A Nigerian man has been executed in Saudi Arabia for the murder of a police officer, marking the 95th execution carried out by the kingdom this year.
Fahd Houssawi was executed in the city of Taif on Sunday, Saudi press agency SPA reported. He had been convicted of the murder of a security man named Abdul-Ghani Al-Thubaity.
Houssawi had knocked the man to the floor and repeatedly hit his head on the ground, beating him to death, before wounding another security man as he attempted to escape, the Interior Ministry said in a statement.
Human rights organisations have voiced increasing concern over the rate of executions carried out by Saudi Arabia. Earlier this year UK organisation Reprieve urged the British Government to pressure its allies in the Gulf to stop the executions, which looks set to reach a new record high if the current rate continues.
A total of 158 people were killed by death penalty in Saudi Arabia last year – a surge of 76 per cent on 2014. Most were beheaded or killed by firing squad, Amnesty International reported, with the bodies sometimes displayed in public after the executions.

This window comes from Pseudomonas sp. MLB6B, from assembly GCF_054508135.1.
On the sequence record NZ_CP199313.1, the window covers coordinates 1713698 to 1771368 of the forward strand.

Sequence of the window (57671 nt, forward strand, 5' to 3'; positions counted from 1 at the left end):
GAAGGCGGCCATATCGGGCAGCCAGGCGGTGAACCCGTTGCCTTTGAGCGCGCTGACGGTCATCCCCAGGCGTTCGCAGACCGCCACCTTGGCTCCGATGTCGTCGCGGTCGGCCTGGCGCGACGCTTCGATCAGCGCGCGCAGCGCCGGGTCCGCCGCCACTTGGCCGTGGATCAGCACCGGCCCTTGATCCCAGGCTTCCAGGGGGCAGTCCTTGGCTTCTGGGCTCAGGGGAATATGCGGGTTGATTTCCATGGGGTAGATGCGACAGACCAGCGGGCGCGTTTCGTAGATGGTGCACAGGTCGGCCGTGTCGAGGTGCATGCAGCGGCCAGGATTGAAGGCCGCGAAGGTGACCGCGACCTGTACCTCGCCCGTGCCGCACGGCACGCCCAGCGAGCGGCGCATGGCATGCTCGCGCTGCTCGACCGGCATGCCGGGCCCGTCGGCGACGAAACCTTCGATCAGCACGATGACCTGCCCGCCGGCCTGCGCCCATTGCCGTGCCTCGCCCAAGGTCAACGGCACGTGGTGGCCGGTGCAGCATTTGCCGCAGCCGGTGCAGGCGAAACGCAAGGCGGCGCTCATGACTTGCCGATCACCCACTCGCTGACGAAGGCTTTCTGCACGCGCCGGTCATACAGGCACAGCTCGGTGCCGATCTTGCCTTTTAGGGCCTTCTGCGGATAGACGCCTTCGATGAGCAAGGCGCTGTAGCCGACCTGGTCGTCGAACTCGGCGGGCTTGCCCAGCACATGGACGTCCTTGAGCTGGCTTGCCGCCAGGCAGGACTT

The number of executions carried out this year is already higher than the number recorded at the same point last year, the human rights organisation said, adding that the number of people put to death could reach more than 100 in the first half of the year.
Reprieve claimed the total number of deaths could reach a new record high of 320 people by the end of 2016 if the current rate of executions continues.
A number of non-lethal crimes also carry the death penalty in the country, from armed robbery to adultery, kidnapping and rape, and apostasy.